Xerox Case Analysis Chace Estes,Benjamin Fieman, Greg Holt, Anthony Khors, Jasmine Olikh & Natalie-Rosanna Rebot
Political Transition in 2001 Both administrations placed a high priority on education and encouraged reading by increasing federal funding for libraries
Economic: GDP Economy was strong during most of the Clinton years, but began to decline during his last year and again after 9/11. Economy was again robust during most of the Bush years, but again began to decline towards the end of his second term.
Social <ul><li>Shifting demographics led to higher enrollment in schools and colleges. </li></ul><ul><li>Emphasis on education, reading </li></ul>
Technology <ul><li>Late 90s saw the dot com bubble inflate and burst </li></ul><ul><li>Rise of the internet enabled consumers to buy anything online. Online Shopping became huge. </li></ul>
Printing Industry Analysis <ul><li>323117 Books Printing </li></ul><ul><li>This U.S. industry comprises establishments primarily engaged in printing or printing and binding books and pamphlets without publishing. </li></ul>
Publishing Industry Analysis <ul><li>511130 Book Publishers </li></ul><ul><li>This industry comprises establishments known as book publishers. Establishments in this industry carry out design, editing, and marketing activities necessary for producing and distributing books. These establishments may publish books in print, electronic, or audio form. </li></ul>
Book Value Chain (with Wholesaler) Author Printer Publisher Wholesaler Retailer Customer Price paid by customer $25 10 to 15% royalty Opportunity cost 5% (60 cents) $23.1 Billion Sales 48% to trade ($12) 20% manufacturing 20% author 30% overhead 25% costs of book returns $20 billion industry $500-$750k capital + $5k overhead 1 to 2% Net margin $5 more than purchase price 16% unit share 3 to 5% Net margin $0.6 $5.75 $12 Profit Value Added $3 $2 $0.15 $5.65 $3.15 $0.5 $17 $0.34 $4.66 $1 $7 Lease costs Overhead
Book Value Chain (without Wholesaler) Author Printer Publisher Retailer Customer Price paid by customer $25 10 to 15% royalty Opportunity cost 5% (60 cents) $23.1 Billion Sales 48% to trade ($12) 20% manufacturing 20% author 30% overhead 25% costs of book returns $20 billion industry $500-$750k capital + $5k overhead 3 to 5% Net margin $4.6 $5.75 $16 Profit Value Added $3 $2 $0.15 $5.65 $3.15 $0.5 $2 $7 Lease costs Overhead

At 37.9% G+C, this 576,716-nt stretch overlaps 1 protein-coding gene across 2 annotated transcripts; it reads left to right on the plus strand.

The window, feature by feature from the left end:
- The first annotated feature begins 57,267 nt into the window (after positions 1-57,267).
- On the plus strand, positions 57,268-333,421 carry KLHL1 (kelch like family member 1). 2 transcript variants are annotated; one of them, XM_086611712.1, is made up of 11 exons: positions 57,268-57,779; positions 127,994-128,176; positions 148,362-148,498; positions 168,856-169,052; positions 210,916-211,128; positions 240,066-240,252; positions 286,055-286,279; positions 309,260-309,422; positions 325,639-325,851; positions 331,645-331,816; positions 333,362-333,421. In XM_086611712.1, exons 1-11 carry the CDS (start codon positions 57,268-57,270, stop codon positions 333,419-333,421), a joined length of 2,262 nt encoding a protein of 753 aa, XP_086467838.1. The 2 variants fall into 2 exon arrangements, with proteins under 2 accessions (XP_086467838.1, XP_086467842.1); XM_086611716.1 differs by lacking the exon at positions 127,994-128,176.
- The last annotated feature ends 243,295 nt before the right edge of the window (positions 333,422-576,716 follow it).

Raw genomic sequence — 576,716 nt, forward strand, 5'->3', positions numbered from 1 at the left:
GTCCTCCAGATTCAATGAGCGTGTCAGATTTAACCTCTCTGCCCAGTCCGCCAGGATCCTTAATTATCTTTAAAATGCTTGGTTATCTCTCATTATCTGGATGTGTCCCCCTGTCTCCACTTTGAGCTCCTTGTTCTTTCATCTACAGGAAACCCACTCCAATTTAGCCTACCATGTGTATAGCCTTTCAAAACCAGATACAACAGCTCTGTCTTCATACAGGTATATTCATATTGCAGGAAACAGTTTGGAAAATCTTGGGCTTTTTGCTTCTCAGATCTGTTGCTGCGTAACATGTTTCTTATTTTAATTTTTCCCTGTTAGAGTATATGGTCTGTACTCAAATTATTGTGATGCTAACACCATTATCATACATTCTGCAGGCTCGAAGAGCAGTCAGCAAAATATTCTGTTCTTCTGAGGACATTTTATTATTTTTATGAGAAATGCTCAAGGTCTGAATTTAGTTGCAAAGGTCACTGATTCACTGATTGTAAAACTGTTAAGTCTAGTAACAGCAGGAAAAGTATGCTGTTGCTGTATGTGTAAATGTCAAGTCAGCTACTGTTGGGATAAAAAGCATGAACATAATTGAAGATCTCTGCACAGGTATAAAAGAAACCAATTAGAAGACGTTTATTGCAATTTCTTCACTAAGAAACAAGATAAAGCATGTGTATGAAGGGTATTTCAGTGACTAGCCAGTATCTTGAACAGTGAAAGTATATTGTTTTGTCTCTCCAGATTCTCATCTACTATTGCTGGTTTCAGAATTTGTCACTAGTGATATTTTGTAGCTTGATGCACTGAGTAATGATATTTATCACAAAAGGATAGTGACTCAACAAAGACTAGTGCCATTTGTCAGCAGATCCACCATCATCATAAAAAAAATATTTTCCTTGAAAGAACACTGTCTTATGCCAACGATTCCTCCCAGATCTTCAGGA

Question 5 <ul><li>The publishing houses and printers with run lengths of 1000 and below would be able to leverage the Xerox Book-in-Time printing platform. </li></ul><ul><li>As a General Manager of Xerox BIT, I would sell this technology to those seeking to produce run lengths of 1000 and below. The pitch would reiterate the cost efficiency, flexibility, low set-up time and “on demand” benefits of the Xerox BIT. </li></ul><ul><li>There would be a demand for about 25,000 such machines given current market conditions. These machines would ideally be sold to printers who wish to have “on demand” printing for low run lengths. </li></ul>
Amazon <ul><li>Amazon eliminates the “middleman” in the value chain and essentially takes over the job of the retailer. </li></ul><ul><li>Amazon provides both economies of scale and economies of scope. This is due to the fact that such a large entity will have a great deal of bargaining power. Moreover, middleman markup charges are eliminated from the value chain and the end consumers are able to enjoy cheaper prices and better discounts. </li></ul>
Amazon in the Value Chain Authors Printers Publishers Wholesalers Amazon Customers Wholesalers Amazon
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